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In terms of replacing offices, both companies have foundtemporary space for displaced employees, and continue to work tofind permanent space. Marsh is building a facility across theHudson River from New York in Hoboken, N.J. Ms. Perlmutter said thebuilding is expected to be opened by June of next year.

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Aon set up temporary offices on Third Avenue in Manhattan, andit has been widely reported that the firm is working to finalize anarrangement at Park Avenue Plaza and 199 Water St. Mr. Ban said hecould not comment on or confirm those reports. However, he did saythat Aon is committed to having a downtown presence.

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From the beginning, Marsh and Aon reached out to the families ofthose in the attack by providing financial and emotional support.Counseling centers were set up, and funds to help families withfuture expenses were established.

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Aon set up the Aon Memorial Education Fund and provided $10million for the educational needs of the children of those lost onSept. 11. The fund has received in excess of $2 million indonations from employees, partners, friends and carriers. “We aregratified by the number of people who tried to help out,” Mr. Bansaid.

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MMC established the MMC Victims Relief Fund, with an initialcontribution from the firm of $10 million. The fund has received $4million in donations. An additional $10 million was contributed tothe cost of extending health benefits after a controversy wherefamily members criticized MMC for not providing for thebenefits.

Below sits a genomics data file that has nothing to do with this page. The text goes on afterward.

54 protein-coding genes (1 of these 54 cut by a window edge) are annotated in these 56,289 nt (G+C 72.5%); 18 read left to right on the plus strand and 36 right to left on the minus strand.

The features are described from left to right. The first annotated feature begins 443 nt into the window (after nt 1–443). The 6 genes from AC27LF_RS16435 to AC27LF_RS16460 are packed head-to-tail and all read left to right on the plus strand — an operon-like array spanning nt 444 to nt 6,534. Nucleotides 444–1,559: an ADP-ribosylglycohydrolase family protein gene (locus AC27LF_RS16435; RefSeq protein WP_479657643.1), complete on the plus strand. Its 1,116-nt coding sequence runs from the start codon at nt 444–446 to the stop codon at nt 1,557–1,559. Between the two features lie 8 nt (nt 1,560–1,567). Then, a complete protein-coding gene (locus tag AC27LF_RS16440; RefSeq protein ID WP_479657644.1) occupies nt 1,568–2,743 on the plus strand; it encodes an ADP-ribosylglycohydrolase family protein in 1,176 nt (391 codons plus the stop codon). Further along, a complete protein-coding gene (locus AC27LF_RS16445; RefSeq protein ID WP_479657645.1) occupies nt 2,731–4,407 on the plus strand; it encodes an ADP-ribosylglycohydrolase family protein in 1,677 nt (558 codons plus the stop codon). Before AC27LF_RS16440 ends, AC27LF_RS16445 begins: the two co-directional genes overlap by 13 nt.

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On Sept. 11, one year after the attack, “we will mark theanniversary and be open for business, but it will not be businessas usual,” explained Ms. Perlmutter.

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Marsh plans to be flexible in meeting the individual desires ofits employees who may wish to attend services or spend the dayreflecting upon the loss. There are plans to unveil a permanentmemorial to the victims of the attack that will be placed near thefirms headquarters at the Avenue of the Americas in Manhattan. “Itwill be just a day to spend a lot of time in reflection anddiscussion with our employees,” Ms. Perlmutter added.

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Aon said that on Sept. 11, the New York City office would beclosed. No additional commemoration plans were announced for therest of the firm, but a representative said that it would likely bea very solemn day.

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“The thing that all of us at Aon were struck by was the responsefrom people from all over the world who stepped up and helped out,”Mr. Ban reflected. “There was an overwhelming response, and I thinkPat Ryan would say how proud and grateful we are to all those whostepped up to the business crisis and the human crisis at the sametime.”


Reproduced from National Underwriter Property &Casualty/Risk & Benefits Management Edition, September 9, 2002.Copyright 2002 by The National Underwriter Company in the serialpublication. All rights reserved.Copyright in this article as anindependent work may be held by the author.